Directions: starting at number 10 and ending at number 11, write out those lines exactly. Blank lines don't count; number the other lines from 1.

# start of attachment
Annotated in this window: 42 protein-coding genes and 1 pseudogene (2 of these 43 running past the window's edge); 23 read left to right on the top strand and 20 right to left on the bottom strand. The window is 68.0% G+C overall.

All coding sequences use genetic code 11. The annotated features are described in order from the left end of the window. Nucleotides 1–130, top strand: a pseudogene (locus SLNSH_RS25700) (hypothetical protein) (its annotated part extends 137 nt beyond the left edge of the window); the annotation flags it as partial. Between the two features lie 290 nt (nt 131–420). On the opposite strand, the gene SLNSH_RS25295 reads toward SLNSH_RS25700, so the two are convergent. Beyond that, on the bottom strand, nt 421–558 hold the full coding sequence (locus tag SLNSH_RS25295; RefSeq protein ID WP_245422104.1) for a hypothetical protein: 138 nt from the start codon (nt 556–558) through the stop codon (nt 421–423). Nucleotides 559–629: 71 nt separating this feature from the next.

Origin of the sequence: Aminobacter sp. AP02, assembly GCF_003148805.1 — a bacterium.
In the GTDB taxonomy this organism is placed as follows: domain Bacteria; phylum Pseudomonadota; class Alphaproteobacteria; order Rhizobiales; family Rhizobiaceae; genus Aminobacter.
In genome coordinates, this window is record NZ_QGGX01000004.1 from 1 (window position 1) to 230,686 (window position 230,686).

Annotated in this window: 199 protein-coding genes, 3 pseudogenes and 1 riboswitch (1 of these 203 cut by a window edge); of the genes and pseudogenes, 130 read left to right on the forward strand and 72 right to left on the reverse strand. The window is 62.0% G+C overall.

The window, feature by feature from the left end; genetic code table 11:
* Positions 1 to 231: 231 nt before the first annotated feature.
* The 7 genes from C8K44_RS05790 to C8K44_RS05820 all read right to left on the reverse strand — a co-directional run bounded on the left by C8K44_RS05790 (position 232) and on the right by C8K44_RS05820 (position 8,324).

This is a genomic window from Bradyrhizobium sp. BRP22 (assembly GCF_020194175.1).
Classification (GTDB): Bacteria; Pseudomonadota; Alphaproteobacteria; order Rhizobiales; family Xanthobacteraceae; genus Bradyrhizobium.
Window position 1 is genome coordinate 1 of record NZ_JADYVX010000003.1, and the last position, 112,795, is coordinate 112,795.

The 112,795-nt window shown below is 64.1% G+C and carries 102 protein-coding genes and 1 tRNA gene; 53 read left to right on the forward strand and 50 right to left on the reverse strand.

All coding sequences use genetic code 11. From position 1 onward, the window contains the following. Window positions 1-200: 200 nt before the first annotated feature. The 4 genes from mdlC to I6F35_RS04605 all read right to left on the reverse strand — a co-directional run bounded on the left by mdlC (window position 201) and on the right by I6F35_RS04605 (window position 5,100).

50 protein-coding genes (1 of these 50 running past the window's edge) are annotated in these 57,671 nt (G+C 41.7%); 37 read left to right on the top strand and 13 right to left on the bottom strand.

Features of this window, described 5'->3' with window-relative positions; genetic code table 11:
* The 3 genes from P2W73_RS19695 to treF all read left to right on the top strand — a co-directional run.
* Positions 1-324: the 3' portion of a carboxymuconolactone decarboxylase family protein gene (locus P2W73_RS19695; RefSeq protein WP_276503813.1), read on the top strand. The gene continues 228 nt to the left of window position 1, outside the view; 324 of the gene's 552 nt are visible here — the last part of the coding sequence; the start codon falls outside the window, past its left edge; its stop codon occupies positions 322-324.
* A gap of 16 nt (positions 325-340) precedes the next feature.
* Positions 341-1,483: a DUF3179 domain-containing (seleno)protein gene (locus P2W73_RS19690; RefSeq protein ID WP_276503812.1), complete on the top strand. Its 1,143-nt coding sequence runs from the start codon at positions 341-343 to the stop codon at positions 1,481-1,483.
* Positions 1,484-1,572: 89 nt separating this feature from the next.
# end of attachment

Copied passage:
This is a genomic window from Bradyrhizobium sp. BRP22 (assembly GCF_020194175.1).
Classification (GTDB): Bacteria; Pseudomonadota; Alphaproteobacteria; order Rhizobiales; family Xanthobacteraceae; genus Bradyrhizobium.